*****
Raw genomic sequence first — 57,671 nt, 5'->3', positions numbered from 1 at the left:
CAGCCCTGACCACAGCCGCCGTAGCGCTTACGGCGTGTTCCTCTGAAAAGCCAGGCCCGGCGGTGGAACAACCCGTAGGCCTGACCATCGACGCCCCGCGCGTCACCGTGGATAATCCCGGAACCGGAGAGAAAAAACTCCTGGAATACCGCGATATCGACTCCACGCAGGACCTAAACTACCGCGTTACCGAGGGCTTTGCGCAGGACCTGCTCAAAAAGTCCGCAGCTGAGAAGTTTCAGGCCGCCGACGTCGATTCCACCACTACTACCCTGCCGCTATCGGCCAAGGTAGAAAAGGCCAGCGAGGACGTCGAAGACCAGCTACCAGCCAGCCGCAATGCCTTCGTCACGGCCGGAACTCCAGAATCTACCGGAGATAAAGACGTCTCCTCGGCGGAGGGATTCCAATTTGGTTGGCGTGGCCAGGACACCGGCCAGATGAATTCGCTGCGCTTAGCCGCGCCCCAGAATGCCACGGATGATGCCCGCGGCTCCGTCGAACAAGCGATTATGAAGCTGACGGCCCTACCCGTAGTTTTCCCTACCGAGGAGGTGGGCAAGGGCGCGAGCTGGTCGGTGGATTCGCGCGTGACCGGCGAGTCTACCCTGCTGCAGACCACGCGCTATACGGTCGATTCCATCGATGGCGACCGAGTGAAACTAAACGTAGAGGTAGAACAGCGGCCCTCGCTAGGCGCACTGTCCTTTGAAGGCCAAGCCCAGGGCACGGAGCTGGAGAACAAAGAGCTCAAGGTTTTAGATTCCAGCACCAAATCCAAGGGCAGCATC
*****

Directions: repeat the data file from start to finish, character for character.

Raw genomic sequence first — 57,671 nt, 5'->3', positions numbered from 1 at the left:
CAGCCCTGACCACAGCCGCCGTAGCGCTTACGGCGTGTTCCTCTGAAAAGCCAGGCCCGGCGGTGGAACAACCCGTAGGCCTGACCATCGACGCCCCGCGCGTCACCGTGGATAATCCCGGAACCGGAGAGAAAAAACTCCTGGAATACCGCGATATCGACTCCACGCAGGACCTAAACTACCGCGTTACCGAGGGCTTTGCGCAGGACCTGCTCAAAAAGTCCGCAGCTGAGAAGTTTCAGGCCGCCGACGTCGATTCCACCACTACTACCCTGCCGCTATCGGCCAAGGTAGAAAAGGCCAGCGAGGACGTCGAAGACCAGCTACCAGCCAGCCGCAATGCCTTCGTCACGGCCGGAACTCCAGAATCTACCGGAGATAAAGACGTCTCCTCGGCGGAGGGATTCCAATTTGGTTGGCGTGGCCAGGACACCGGCCAGATGAATTCGCTGCGCTTAGCCGCGCCCCAGAATGCCACGGATGATGCCCGCGGCTCCGTCGAACAAGCGATTATGAAGCTGACGGCCCTACCCGTAGTTTTCCCTACCGAGGAGGTGGGCAAGGGCGCGAGCTGGTCGGTGGATTCGCGCGTGACCGGCGAGTCTACCCTGCTGCAGACCACGCGCTATACGGTCGATTCCATCGATGGCGACCGAGTGAAACTAAACGTAGAGGTAGAACAGCGGCCCTCGCTAGGCGCACTGTCCTTTGAAGGCCAAGCCCAGGGCACGGAGCTGGAGAACAAAGAGCTCAAGGTTTTAGATTCCAGCACCAAATCCAAGGGCAGCATC